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States' Regulation of Assisted Reproductive Technologies: What Does the U.S. Constitution Allow?

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Publication Date: July 2009

Publisher(s): Nelson A. Rockefeller Institute of Government

Author(s): Michelle N. Meyer

Funder(s): Rockefeller Institute

Funder(s): Rockefeller Institute

Topic: Population and demographics (Family planning)

Keywords: Procreation; Bioethics; Fertility

Type: Report

Coverage: United States

Abstract:

This paper addresses the extent to which the rights of privacy and reproductive liberty protected by the United States Constitution prevent states from regulating assisted reproductive technologies (ARTs). It concludes that under the best interpretation of the Supreme Court's existing case law, states have ample room to regulate individuals' decisions to procreate, including decisions to use ARTs.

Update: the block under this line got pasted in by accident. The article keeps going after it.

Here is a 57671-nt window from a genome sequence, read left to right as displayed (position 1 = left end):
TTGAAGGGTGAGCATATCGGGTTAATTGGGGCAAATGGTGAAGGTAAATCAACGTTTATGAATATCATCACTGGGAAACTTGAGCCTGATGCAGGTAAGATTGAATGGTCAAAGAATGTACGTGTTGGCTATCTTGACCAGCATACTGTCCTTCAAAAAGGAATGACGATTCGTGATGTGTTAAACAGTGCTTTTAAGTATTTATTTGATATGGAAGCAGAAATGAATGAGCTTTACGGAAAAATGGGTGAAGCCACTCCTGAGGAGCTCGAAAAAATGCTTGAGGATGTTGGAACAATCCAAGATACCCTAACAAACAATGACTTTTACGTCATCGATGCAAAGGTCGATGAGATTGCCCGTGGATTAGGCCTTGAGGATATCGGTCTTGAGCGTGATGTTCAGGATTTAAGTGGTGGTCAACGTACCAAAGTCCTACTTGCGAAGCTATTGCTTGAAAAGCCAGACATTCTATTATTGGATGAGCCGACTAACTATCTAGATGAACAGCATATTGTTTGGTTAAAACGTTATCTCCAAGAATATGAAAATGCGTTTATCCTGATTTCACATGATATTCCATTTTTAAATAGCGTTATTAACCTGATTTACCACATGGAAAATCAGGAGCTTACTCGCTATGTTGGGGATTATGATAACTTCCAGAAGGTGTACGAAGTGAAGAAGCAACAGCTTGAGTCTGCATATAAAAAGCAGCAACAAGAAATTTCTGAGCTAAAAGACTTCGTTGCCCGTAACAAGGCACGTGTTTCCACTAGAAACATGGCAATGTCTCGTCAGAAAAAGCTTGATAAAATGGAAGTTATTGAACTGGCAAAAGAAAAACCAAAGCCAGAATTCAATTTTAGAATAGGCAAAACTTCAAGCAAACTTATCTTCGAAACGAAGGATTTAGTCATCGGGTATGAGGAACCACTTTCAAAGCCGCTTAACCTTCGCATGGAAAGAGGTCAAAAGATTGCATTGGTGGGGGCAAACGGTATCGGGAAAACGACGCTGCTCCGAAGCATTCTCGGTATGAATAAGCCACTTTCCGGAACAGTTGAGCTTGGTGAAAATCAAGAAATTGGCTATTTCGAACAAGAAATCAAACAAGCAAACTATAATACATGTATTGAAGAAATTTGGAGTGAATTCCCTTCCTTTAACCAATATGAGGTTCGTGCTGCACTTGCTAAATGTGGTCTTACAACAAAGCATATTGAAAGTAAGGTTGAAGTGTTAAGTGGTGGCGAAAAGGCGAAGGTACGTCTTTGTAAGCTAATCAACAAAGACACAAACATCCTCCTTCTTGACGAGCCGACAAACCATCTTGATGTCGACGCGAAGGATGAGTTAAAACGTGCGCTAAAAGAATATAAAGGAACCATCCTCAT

The lack of regulation is not because ARTs have flown under the public's radar. Academics and journalists cite multiple explanations for the lack of regulation despite this potential for overlapping consensus. The cases discussed below highlight two such constraints: regulations must not treat similarly situated individuals dissimilarly, and they must not be arbitrary.